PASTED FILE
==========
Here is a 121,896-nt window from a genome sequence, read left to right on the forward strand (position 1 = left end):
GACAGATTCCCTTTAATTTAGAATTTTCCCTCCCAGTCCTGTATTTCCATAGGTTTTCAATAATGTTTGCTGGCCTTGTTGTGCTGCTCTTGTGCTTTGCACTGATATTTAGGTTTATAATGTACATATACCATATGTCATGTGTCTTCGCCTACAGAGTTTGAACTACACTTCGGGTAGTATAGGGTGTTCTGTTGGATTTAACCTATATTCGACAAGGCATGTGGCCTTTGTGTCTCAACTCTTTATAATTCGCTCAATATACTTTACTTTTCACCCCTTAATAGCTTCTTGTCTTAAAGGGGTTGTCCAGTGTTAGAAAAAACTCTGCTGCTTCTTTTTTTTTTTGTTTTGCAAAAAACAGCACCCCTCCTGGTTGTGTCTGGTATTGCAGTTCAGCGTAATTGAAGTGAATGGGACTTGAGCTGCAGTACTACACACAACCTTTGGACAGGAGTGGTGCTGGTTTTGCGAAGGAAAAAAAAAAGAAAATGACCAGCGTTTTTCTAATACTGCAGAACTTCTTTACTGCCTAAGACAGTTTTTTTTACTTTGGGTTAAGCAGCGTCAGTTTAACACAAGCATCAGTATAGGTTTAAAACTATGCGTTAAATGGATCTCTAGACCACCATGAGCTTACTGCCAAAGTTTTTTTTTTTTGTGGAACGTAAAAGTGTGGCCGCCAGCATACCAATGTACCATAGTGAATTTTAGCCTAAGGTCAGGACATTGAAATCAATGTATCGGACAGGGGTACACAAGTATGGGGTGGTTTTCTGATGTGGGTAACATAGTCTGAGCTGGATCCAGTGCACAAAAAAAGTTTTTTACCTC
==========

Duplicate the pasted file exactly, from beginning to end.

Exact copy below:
Here is a 121,896-nt window from a genome sequence, read left to right on the forward strand (position 1 = left end):
GACAGATTCCCTTTAATTTAGAATTTTCCCTCCCAGTCCTGTATTTCCATAGGTTTTCAATAATGTTTGCTGGCCTTGTTGTGCTGCTCTTGTGCTTTGCACTGATATTTAGGTTTATAATGTACATATACCATATGTCATGTGTCTTCGCCTACAGAGTTTGAACTACACTTCGGGTAGTATAGGGTGTTCTGTTGGATTTAACCTATATTCGACAAGGCATGTGGCCTTTGTGTCTCAACTCTTTATAATTCGCTCAATATACTTTACTTTTCACCCCTTAATAGCTTCTTGTCTTAAAGGGGTTGTCCAGTGTTAGAAAAAACTCTGCTGCTTCTTTTTTTTTTTGTTTTGCAAAAAACAGCACCCCTCCTGGTTGTGTCTGGTATTGCAGTTCAGCGTAATTGAAGTGAATGGGACTTGAGCTGCAGTACTACACACAACCTTTGGACAGGAGTGGTGCTGGTTTTGCGAAGGAAAAAAAAAAGAAAATGACCAGCGTTTTTCTAATACTGCAGAACTTCTTTACTGCCTAAGACAGTTTTTTTTACTTTGGGTTAAGCAGCGTCAGTTTAACACAAGCATCAGTATAGGTTTAAAACTATGCGTTAAATGGATCTCTAGACCACCATGAGCTTACTGCCAAAGTTTTTTTTTTTTGTGGAACGTAAAAGTGTGGCCGCCAGCATACCAATGTACCATAGTGAATTTTAGCCTAAGGTCAGGACATTGAAATCAATGTATCGGACAGGGGTACACAAGTATGGGGTGGTTTTCTGATGTGGGTAACATAGTCTGAGCTGGATCCAGTGCACAAAAAAAGTTTTTTACCTC